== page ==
Two generations at work
Sheet metal processing has been one of the core competencies of the WMF Group for decades. When it comes to bending complex components for coffee machines, the Geislingen-based company puts its faith in an experienced veteran and a nifty newcomer, both from TRUMPF.
Would you like one or two coffee grinders? A water tank or fixed water connection? And with or without the optional chocolate dispenser? When you buy a professional coffee machine, there are almost as many options to choose from as when you buy a new car. The WMF Group produces eight different basic models of its professional fully automatic coffee machines under its well-known WMF brand in the German town of Geislingen an der Steige — and the number of variants and optional extras is almost endless. Most of the machine is made from stainless steel, comprising some 50 to 100 different sheet metal parts, depending on the exact model. Some of these parts are highly complex. “For example, one of the sheets for the inner housing has 38 bends,” says Volker Simon, who heads up the coffee machine production. Sourcing those kinds of complex parts with the required standards of quality at acceptable prices is a challenge, which is why WMF prefers to rely on its own know-how, bending the majority of the parts in-house.
Green instead of blue
The manufacturer processes around 1,000 tons of stainless steel a year. The machines it uses stem from different decades: a TRUMABEND V 130 has been up and running for the past 12 years, and a few months ago it was joined by a TruBend Cell 7000. These are supported by 2D laser cutting machines and punching systems, once again made by TRUMPF. Blue doesn’t dominate, however. With the exception of the bending cell, all the machines in this uncluttered production hall are painted bright green, while the automation components are painted yellow. The TRUMABEND V 130 in the sheet metal processing plant stands out not only because of its color, but also the way it works. In collaboration with TRUMPF, the WMF Group automated the manual press brake using a robot from Motoman. The configuration may seem old-fashioned these days, but the machine has been running flawlessly for 12 years — seven days a week in three-shift operation — without requiring any downtime for repairs.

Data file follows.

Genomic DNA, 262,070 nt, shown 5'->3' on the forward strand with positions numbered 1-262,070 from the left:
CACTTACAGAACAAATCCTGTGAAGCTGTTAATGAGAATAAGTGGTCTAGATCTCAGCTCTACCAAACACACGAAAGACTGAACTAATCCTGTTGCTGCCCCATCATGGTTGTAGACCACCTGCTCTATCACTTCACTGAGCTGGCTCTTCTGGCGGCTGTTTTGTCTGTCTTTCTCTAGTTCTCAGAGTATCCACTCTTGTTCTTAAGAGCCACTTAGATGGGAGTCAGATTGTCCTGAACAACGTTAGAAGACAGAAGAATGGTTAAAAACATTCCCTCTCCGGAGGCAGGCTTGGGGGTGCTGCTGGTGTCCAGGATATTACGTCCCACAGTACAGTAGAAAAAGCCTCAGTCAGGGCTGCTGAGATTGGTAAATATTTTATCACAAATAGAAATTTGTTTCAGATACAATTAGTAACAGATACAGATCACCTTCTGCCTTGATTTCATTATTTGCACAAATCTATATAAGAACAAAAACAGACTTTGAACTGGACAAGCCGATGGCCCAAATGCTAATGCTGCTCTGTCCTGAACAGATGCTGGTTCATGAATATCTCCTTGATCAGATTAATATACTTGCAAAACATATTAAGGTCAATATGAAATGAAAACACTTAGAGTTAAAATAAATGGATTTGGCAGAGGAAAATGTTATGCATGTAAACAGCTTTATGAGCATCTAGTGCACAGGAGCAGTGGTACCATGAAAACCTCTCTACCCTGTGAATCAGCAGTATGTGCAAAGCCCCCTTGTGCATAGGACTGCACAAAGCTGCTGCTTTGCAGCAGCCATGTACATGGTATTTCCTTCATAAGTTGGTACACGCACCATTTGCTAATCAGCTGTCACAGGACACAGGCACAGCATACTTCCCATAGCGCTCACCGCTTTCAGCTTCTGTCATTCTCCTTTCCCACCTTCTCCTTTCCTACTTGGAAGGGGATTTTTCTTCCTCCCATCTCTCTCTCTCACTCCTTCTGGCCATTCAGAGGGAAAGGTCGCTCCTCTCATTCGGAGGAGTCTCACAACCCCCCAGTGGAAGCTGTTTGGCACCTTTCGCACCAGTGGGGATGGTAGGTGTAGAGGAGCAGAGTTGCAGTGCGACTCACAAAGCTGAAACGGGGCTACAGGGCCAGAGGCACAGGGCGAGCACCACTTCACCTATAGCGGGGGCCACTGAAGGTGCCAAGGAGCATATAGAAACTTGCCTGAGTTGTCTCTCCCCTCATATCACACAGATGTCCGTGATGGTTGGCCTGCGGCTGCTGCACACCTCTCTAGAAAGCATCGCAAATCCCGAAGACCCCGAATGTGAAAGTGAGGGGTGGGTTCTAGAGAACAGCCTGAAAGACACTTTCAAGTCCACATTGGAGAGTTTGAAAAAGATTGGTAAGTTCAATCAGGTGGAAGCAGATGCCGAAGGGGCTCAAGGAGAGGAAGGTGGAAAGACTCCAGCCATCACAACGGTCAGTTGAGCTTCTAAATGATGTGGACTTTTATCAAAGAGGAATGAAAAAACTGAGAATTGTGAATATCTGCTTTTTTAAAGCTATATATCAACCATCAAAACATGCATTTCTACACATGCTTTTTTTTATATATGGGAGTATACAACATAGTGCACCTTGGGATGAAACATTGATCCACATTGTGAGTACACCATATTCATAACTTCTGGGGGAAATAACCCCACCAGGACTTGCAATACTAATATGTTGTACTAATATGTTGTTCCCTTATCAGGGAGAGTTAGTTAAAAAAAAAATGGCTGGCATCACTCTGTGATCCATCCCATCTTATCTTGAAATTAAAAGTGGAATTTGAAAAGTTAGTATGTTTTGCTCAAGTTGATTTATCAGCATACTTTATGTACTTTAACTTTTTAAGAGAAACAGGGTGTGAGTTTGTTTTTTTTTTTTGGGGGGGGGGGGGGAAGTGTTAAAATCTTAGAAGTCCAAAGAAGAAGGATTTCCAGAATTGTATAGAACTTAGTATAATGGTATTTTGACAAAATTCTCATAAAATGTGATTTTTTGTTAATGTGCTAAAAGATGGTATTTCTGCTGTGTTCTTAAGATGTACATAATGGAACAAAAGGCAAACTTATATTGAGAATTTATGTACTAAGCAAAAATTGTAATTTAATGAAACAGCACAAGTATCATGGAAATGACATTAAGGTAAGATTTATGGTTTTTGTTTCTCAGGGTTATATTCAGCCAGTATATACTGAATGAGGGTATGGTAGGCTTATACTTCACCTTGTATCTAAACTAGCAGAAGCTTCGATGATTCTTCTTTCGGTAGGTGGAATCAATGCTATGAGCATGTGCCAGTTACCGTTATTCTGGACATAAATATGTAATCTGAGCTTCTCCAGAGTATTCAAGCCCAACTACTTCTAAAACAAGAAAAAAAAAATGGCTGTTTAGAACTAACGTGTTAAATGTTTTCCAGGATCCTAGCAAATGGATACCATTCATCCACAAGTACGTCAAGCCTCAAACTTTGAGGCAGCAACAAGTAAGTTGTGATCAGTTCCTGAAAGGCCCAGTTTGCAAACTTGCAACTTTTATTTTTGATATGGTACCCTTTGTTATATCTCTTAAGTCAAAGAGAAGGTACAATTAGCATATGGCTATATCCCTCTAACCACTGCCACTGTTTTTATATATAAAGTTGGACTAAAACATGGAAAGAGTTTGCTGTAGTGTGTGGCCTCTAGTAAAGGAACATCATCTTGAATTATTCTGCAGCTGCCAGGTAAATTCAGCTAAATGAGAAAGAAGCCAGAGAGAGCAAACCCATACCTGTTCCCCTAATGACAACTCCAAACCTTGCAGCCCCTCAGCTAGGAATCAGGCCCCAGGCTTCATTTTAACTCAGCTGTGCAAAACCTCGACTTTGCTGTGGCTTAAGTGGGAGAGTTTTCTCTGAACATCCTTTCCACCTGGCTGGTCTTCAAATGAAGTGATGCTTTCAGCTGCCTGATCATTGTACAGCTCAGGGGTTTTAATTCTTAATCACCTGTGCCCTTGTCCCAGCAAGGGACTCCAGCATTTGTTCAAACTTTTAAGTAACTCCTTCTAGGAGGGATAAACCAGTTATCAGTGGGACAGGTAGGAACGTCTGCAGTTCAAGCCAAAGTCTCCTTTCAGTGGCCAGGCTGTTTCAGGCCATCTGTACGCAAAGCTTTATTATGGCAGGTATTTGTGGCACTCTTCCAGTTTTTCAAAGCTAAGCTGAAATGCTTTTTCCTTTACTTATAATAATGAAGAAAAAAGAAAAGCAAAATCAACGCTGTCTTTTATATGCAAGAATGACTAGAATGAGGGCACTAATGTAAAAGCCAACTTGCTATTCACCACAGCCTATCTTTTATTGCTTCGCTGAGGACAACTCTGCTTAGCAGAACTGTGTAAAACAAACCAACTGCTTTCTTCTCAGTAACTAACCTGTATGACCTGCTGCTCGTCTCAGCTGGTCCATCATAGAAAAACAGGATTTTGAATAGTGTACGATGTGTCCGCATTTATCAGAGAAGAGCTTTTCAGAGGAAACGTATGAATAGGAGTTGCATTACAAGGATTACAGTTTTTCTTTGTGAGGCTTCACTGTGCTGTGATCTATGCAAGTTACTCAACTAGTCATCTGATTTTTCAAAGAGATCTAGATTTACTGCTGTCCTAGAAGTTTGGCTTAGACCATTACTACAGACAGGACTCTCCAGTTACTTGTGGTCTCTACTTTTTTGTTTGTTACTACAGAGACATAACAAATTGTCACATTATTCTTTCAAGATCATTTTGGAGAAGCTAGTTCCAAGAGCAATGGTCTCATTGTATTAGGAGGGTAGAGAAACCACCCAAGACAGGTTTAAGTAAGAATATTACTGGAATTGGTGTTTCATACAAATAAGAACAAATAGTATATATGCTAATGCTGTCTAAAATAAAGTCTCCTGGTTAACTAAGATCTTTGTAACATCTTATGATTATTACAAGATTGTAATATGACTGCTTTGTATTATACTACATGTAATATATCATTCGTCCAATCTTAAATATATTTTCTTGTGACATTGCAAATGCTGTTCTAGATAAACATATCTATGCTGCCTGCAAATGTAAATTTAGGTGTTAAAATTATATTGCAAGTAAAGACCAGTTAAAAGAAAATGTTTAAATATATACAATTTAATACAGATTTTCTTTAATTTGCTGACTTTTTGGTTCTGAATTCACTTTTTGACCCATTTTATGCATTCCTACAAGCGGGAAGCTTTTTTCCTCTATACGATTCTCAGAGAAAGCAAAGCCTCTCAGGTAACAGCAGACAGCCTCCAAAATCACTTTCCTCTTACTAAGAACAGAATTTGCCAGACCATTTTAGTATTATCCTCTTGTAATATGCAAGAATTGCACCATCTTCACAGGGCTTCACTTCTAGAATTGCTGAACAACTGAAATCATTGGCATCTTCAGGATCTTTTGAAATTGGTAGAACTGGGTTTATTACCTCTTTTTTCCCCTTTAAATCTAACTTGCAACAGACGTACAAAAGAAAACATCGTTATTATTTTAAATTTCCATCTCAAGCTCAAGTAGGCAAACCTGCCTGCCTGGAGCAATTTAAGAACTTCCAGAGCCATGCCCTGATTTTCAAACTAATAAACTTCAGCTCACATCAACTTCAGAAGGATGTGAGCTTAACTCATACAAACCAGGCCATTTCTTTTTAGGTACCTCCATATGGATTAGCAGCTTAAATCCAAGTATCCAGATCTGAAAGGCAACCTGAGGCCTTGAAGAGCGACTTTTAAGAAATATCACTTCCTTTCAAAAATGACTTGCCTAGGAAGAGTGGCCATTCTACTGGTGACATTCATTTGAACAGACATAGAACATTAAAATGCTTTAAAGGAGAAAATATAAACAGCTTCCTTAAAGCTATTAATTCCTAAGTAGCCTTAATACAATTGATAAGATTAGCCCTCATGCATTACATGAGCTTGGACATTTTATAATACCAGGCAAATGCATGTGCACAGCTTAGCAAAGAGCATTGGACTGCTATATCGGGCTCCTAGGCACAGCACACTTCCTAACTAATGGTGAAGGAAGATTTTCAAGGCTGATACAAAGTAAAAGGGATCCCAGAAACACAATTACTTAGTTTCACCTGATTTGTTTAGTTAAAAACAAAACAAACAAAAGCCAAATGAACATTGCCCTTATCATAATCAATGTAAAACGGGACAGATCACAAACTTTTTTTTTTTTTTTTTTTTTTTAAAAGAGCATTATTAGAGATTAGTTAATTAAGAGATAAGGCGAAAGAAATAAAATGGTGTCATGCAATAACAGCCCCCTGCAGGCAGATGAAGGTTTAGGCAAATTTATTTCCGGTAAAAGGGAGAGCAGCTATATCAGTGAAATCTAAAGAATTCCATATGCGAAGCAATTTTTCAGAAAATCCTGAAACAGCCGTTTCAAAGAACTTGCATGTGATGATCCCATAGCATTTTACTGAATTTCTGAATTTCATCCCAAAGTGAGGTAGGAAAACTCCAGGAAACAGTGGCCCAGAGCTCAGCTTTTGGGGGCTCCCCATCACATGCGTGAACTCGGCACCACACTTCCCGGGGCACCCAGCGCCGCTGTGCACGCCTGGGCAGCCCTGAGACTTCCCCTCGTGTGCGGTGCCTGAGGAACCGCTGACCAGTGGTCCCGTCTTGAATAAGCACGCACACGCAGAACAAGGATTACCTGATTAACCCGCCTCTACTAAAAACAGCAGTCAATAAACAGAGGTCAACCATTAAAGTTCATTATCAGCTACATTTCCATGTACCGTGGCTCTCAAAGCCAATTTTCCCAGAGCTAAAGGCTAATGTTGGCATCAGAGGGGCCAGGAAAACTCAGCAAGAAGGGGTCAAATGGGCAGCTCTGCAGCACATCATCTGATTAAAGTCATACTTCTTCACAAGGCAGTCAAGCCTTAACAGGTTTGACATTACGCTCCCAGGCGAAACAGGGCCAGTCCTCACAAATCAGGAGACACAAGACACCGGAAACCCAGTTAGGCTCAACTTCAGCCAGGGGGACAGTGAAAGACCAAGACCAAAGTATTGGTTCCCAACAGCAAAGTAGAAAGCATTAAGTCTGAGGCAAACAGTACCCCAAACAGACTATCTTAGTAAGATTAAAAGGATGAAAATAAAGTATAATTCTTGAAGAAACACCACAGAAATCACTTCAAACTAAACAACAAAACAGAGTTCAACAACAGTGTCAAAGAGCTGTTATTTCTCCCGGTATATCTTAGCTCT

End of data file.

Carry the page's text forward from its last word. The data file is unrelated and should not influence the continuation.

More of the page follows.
Just press the button
Before a new program can be set up on the machine, a lot of thought always goes into how to process and define the bend order: “How should the robot grasp the workpiece? How can we be sure the previous bends won’t get in the way? And where is a risk of collision? All these questions have to be tackled in advance,” says Hans Wagner, who is in charge of sheet metal processing. A teach-in procedure is then used to enable the robot to learn the individual steps.
The fact that the bending cell can switch tools and grippers fully automatically means that it can operate unsupervised 70 percent of the time.
“That sometimes means shutting down the plant for two days,” says Wagner. For orders of 50 pieces or more, WMF uses an automatic press brake instead of a manual one. This approach makes sense because the metal manufacturer gets plenty of repeat orders. “Once I’ve created the program, any repeat order in the future just requires me to prepare the material and press the button,” says Simon.
Watch the Innovative high-speed bending cell TruBend Cell 7000 at work:
Quick and accurate
The TRUMPF TruBend Cell 7000 bending cell, which was incorporated in the production facility in March 2015, offers a much more flexible approach. “As well as the housing and the chassis, which are both made from stainless steel, professional coffee machines also have lots of small sheet metal parts inside them. This system does a great job of bending angles and brackets very quickly and accurately,” says Simon, explaining why they chose the machine. Just like the TRUMABEND V 130, the TruBend Cell 7000 can handle sheet thicknesses from 0.8 to 2.0 millimeters. The fact that the bending cell can switch tools and grippers fully automatically means that it can operate unsupervised 70 percent of the time. The machine works so quickly that the offline programmers are never short of things to do. Over the past three months they have defined the processes for 150 different parts, and they’regradually adding more.
No supervision required
“In the past, our production workers had to be bending specialists to set up and operate a machine,” says Wagner. But that’s no longer necessary with the TruBend Cell 7000. Once the program has been properly set up, it runs smoothly without any supervision. “The key here is to have computer-savvy employees doing the programming,” says Wagner. In the future, new additions to the WMF Group’s production team will explicitly be required to have computer skills. But when it comes to assembly and testing, there’s still plenty of manual work to do. A mechanic assembles the different parts of each coffee machine manually, installing the water tank, bean hopper and display and carefully connecting up the myriad cables. A different colleague then carries out a thorough inspection of each coffee machine. The WMF Group has been producing professional commercial coffee machines in Geislingen since 1927. “German-made quality is one of the key factors behind the WMF brand that sets us apart from our competitors,” says Simon. “We’re one of the world’s leading manufacturers of professional coffee machines — and that’s the way we want it to stay!”
Contact us: MastersofSheetMetal@trumpf.com
This article was first published in spring 2016.